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Colon Cancer Treatment: Diagnosis, Treatment, And Prognosis

It is only natural for individuals who are diagnosed with colon cancer to harbour fear and anxiety about the disease. Given the disease’s high incidence in Singapore, there are concerns about the chances of survival, the treatment that they have to go through, and if there is any risk of recurrence.

In this article, a brief discussion will be made on the diagnosis, treatment and prognosis of colon cancer.


Signs and Symptoms

The very first step to determining diagnosis is through the prompt detection and reporting of any colon cancer symptoms.

In its early stages, colon cancer may not present with any symptoms at all. However, as the disease progresses, the following warning signs and symptoms should be watched out for…

1) Presence of blood in the stools

2) Changes in bowel habits, such as persistent bouts of diarrhoea or constipation

3) Change in the frequency of stools

4) Abdominal discomfort or pain

5) Low red blood cell count (or anaemia)

6) Detection of a lump in the abdomen


Diagnosis of Colon Cancer

If the above symptoms were detected in the patient, the doctor will prescribe a number of procedures in order to confirm the diagnosis of colon cancer.

1) Colonoscopy = this procedure involves the insertion of a long scope into the colon. It allows for the examination of the entire length of the colon and rectum in order to find polyps and other traces of cancer. Colonoscopy can also be used to remove polyps and other abnormal tissues for biopsy.

2) Computerized Tomography Scan or CT Scan = this imaging procedure is effective in determining the actual location and extent of the cancer. It can also help in determining metastases or spread to nearby bowels or organs, and especially the liver.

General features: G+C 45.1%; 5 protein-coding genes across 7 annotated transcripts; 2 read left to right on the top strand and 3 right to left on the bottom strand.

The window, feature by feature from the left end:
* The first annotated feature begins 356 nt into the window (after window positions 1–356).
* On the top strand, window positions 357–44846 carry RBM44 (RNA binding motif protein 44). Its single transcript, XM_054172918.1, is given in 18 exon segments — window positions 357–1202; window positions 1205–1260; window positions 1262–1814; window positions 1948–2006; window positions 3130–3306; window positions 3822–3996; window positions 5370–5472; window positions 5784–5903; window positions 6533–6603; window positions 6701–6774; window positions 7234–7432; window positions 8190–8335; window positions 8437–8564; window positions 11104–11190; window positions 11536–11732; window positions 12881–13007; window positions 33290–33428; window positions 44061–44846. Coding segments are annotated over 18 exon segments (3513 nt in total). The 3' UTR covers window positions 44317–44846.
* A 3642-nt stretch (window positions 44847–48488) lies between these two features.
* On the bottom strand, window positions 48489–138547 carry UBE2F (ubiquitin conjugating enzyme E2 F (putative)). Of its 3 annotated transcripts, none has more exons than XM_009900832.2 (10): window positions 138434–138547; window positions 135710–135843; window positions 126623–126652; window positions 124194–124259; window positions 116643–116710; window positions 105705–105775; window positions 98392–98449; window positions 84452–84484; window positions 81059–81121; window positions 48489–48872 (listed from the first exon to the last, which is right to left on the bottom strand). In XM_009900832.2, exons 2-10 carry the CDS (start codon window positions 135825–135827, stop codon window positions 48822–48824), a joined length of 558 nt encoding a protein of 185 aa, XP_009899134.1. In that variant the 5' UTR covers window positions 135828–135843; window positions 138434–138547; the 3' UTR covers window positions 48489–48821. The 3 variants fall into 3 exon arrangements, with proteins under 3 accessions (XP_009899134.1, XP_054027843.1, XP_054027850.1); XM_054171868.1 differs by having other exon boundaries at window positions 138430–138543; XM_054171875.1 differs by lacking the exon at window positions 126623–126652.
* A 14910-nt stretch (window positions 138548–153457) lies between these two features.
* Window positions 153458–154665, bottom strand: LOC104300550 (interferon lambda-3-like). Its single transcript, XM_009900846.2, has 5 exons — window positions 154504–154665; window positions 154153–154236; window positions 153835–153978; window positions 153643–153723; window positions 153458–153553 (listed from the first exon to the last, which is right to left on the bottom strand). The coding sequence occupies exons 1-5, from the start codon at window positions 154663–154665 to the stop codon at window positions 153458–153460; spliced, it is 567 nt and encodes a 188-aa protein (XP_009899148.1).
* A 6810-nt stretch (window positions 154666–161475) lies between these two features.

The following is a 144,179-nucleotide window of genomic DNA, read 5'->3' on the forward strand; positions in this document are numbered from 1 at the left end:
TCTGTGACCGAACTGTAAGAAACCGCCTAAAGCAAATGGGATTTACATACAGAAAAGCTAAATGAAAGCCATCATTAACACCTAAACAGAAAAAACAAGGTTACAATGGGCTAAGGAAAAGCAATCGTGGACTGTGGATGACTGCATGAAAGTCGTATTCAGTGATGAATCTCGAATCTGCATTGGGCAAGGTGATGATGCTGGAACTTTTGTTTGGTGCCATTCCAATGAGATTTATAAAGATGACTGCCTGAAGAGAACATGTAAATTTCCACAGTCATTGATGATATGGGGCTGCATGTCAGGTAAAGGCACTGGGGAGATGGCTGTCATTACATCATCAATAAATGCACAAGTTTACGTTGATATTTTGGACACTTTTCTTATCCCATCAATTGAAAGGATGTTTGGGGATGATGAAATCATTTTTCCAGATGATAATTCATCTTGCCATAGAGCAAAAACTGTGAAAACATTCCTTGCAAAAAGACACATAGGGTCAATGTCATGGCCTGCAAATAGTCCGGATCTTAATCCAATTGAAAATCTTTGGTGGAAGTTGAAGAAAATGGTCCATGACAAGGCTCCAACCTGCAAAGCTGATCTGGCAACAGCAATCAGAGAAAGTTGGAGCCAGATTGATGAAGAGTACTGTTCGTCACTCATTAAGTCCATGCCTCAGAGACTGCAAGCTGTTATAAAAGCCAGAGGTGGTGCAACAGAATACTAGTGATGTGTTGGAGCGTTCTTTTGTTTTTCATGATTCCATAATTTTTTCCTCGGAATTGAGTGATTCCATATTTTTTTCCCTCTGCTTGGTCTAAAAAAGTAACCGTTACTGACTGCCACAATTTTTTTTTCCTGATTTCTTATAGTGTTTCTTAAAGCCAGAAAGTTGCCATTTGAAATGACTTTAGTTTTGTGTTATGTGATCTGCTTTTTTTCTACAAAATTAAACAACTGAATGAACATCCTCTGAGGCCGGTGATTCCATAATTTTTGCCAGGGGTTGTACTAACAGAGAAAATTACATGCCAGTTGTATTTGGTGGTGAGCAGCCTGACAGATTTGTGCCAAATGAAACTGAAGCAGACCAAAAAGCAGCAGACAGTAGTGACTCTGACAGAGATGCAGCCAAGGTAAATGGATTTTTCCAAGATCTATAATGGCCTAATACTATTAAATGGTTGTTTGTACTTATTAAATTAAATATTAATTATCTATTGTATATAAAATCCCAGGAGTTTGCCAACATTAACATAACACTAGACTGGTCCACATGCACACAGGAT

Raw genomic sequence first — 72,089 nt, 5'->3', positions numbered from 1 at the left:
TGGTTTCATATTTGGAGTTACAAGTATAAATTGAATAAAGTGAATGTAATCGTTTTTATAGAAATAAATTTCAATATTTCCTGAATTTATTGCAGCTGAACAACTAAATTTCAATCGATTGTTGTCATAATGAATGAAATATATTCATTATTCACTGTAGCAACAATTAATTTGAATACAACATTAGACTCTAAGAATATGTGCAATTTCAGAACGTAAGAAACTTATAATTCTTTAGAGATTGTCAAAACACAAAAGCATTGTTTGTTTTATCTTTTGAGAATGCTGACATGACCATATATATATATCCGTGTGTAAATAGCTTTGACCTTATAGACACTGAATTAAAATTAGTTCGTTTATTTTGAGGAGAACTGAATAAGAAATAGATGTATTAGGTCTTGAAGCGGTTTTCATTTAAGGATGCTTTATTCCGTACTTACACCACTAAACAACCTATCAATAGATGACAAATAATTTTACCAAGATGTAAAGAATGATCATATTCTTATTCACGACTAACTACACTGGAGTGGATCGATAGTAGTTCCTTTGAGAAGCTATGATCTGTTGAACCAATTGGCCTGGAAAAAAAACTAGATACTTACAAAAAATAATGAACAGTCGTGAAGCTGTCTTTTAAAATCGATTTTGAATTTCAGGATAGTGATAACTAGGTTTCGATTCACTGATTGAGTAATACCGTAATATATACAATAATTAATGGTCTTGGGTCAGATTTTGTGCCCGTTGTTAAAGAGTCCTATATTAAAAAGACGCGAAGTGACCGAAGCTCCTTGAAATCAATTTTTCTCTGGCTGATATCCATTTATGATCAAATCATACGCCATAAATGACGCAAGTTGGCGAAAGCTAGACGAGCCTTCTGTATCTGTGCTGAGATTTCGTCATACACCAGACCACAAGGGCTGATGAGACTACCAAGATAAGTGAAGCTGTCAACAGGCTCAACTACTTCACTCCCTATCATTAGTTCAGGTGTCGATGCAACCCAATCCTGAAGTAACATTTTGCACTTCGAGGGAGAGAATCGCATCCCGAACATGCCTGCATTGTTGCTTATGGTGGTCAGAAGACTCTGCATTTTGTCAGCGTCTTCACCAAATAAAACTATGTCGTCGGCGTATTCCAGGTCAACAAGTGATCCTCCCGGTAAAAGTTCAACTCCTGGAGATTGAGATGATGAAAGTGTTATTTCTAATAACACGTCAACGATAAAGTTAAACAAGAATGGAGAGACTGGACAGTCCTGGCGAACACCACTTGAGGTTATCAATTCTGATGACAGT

3) Tumour Markers = Tumour markers are substances in the blood that increase with the presence of malignancies. In the case of colon cancer, tests are done to determine the levels of Carcino-Embryonic Antigen (CEA). High levels of CEA may be indicative of colon cancer.

4) Biopsy = This procedure allows for the definitive diagnosis of colon cancer and its stage so that treatment can be instituted.


Treatment of Colon Cancer

The gold standard of colon cancer treatment is surgery. The goal of the procedure is the total removal of the diseased sections of the colon (and/or rectum) together with surrounding tissues and lymph nodes. Once these sections are removed, the two ends of the cut section of the colon are connected together (also called “anastomosis”).

If the two ends cannot be joined together, a temporary or permanent artificial opening (called a colostomy) is created to allow for the elimination of faeces. In these cases, the patient has to wear a colostomy bag, which collects the faeces. Because of the threat of infection resulting from faeces, patients are also taught how to properly clean and care for their colostomy.

Other surgical procedures that may be performed include removal of cancerous lesions in the liver or intestinal bypass surgery (if the tumour is very large in size).

Laparascopic colon surgery is also being done by some doctors, especially with polyps and early stage tumours. However, for tumours in their later stage, it is not recommended because it is time-consuming and expensive, not to mention the fact that there is an increased risk of the cancer implanting in the skin.

If the patient is in Stages II, III or IV colon cancer, chemotherapy and radiotherapy need to be done in order to kill any cancer cells that may still be remaining inside the body or if there is evidence of cancer spread.


Prognosis of Colon Cancer

With the Singaporean government’s drive for early detection, colon cancer prognosis has significantly improved, with 36 to 66 percent and 23 to 66 percent increase in five-year survival rates in individuals with localised cancers (those cancers that are still within the bowels). All in all, patients in Stage 1 of the disease have a greater than 90 percent survival rate.

Patients who are diagnosed in Stage 3 have an average five-year survival rate of 40 to 60 percent while those in Stage 4 have a survival rate of 10 percent.

In other to improve one’s chances for survival, individuals should seek medical attention if they develop any signs and symptoms of colon cancer.

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